I have had the opportunity to see UFO in its current incarnation twice previously, on the first Monsters of Rock Cruise as well as at Sweden Rock 2012 (at which Schenker was present and performing with Europe, but alas his joining UFO on stage as I had hoped for did not come to pass). I was elated for them to smash their 26 year Torontonian hiatus and roll into town for not one, but two shows on back to back nights.
The first took place on Friday, October 11th, 2013 at The Rockpile West in Etobicoke. I arrived in the area early and chose the local pub for an excellent dinner of English style fish & chips. While there I was approached by a gentleman asking if I knew where The Rockpile was. I suspect that he was alerted to my planned attendance at UFO due to the Sweden Rock t-shirt that I was sporting. I found out that this gentleman had traveled from Ottawa, about 5 hours away, for the event. He was not the only Ottawa area resident to make the trek as I had planned to meet up with John Tennant, guitarist for one of the greatest unsigned Canadian bands from the later 90’s, Shock. The Great White North has been deprived of UFO for far too long, proven by the strong ticket sales of both shows.
Now usually we get a barrage of local music prior to the headliner, sometimes up to five bands on the bill, but tonight was enjoyably scaled down with Top Dead Centre being the lone opening act. From Hamilton, Ontario, lead singer David Russ distributed some 3-song promo EP’s to the crowd prior to the start of their set. They charged into their first selection titled “Lights Out”, it was an original song and not a cover version of what we were to hear later on. They continued with their original compositions, such as “Tu Ride”, “On A Train” and “Can’t Touch You” and I noticed that the line-up on stage was not only short a man according to the list on the back of the CD, but the names that David Russ called out during the introductions did not match up. Top Dead Centre‘s videos are available on you-tube and they have worked with former Helix guitarist Brent Doerner and his Red D Film & Editing Company on the production of them.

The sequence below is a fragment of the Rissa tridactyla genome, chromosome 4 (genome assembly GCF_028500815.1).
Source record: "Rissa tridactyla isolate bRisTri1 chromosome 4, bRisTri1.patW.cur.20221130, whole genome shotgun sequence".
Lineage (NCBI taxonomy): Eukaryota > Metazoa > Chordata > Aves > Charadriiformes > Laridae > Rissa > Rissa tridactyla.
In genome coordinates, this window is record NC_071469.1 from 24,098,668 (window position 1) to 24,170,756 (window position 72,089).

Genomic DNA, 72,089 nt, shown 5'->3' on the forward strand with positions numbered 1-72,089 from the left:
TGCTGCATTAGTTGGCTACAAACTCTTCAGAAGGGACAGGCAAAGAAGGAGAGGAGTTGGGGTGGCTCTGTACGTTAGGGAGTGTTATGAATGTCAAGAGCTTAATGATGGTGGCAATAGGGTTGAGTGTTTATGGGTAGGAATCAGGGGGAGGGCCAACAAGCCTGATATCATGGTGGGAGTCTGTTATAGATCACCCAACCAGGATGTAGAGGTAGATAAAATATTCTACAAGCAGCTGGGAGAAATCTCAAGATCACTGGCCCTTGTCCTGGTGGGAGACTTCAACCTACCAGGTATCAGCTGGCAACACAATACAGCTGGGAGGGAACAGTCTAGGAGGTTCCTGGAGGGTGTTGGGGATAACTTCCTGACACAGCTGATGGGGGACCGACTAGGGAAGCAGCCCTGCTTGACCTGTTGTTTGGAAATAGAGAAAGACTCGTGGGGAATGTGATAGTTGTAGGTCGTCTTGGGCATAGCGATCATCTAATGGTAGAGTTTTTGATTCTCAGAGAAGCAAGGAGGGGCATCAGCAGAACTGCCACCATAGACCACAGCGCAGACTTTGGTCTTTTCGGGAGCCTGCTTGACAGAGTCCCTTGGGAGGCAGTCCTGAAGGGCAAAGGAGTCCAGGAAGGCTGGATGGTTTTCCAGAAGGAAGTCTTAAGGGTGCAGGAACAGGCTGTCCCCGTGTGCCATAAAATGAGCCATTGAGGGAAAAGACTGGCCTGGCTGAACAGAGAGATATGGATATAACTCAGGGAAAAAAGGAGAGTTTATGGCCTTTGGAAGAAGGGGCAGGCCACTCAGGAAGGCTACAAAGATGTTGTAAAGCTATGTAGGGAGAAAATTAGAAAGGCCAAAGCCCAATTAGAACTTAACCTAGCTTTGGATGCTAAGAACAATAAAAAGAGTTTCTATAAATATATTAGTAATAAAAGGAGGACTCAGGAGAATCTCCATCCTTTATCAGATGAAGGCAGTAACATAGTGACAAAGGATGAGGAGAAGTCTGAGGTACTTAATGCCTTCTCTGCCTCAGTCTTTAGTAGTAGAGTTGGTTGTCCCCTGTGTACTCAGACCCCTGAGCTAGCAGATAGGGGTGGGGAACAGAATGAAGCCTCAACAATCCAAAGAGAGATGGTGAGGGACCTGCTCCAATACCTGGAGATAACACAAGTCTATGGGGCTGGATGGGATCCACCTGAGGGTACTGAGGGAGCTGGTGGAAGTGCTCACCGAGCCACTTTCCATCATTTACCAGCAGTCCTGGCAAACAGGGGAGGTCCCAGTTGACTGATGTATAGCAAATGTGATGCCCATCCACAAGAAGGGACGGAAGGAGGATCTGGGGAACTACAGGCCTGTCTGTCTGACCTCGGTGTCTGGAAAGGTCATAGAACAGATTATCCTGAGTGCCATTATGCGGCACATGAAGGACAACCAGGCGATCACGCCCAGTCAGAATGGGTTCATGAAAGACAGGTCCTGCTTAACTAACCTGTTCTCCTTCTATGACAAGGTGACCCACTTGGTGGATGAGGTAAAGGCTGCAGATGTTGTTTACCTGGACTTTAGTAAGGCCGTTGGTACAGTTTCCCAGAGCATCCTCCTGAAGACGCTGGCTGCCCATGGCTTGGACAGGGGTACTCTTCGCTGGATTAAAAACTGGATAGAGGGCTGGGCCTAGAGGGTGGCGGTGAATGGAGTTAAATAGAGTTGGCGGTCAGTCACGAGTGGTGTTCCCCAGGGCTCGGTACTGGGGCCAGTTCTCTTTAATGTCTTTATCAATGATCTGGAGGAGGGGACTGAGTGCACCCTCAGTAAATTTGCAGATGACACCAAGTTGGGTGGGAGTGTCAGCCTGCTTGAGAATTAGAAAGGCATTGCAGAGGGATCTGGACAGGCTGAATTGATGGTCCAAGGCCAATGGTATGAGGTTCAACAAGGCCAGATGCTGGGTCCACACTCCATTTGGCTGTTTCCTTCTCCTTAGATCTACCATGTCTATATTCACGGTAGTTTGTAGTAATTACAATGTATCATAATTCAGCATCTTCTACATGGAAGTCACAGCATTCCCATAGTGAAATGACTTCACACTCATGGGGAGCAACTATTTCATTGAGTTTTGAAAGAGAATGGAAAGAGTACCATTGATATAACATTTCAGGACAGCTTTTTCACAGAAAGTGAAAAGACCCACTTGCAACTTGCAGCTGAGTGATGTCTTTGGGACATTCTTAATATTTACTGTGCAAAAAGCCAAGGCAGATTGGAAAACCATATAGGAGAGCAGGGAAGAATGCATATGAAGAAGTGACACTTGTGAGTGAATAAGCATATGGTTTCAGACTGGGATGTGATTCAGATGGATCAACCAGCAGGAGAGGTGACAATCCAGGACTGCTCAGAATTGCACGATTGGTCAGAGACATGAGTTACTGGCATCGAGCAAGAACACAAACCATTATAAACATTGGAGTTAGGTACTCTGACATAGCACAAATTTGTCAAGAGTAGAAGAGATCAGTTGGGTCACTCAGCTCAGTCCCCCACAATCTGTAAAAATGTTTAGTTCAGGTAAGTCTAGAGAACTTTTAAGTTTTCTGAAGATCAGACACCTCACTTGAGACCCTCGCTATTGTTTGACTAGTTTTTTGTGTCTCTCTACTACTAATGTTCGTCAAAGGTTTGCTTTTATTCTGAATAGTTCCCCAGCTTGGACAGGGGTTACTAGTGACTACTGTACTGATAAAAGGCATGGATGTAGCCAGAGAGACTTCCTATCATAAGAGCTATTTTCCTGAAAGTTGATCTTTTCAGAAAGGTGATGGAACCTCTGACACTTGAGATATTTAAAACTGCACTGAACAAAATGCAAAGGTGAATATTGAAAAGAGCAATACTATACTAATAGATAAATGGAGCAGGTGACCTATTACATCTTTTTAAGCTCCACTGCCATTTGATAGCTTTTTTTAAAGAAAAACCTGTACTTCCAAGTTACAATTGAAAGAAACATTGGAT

|Photo by Brian Ronald|
“Green Onions” a blues instrumental, featured in the 1993 movie The Sandlot, performed by Booker T & The M.G.’s served as the intro music for UFO. As the lights dimmed the packed crowd inched tighter together and closer to the stage. It was “lights out” in Toronto as they opened with the 1977 hit from the album of the same name, “Lights Out” followed closely by “Mother Mary”. Phil acknowledged that it had been a very long time since they had last visited Toronto, some 26 years before they delved into the newer material with “Fight Night” from Seven Deadly. In back to back tracks from the latest release they served up “Wonderland” next and during the line “tattooed love & hate” Phil noticed my “in progress” full sleeve tattoo and leaned close singing that line to me. Famous for his rambling monologues, Phil lived up to expectations early on as the acoustic guitar was brought out for Vinnie Moore. Phil quipped about Gordon Lightfoot, a Canadian folk musician
|Photo by Brian Ronald|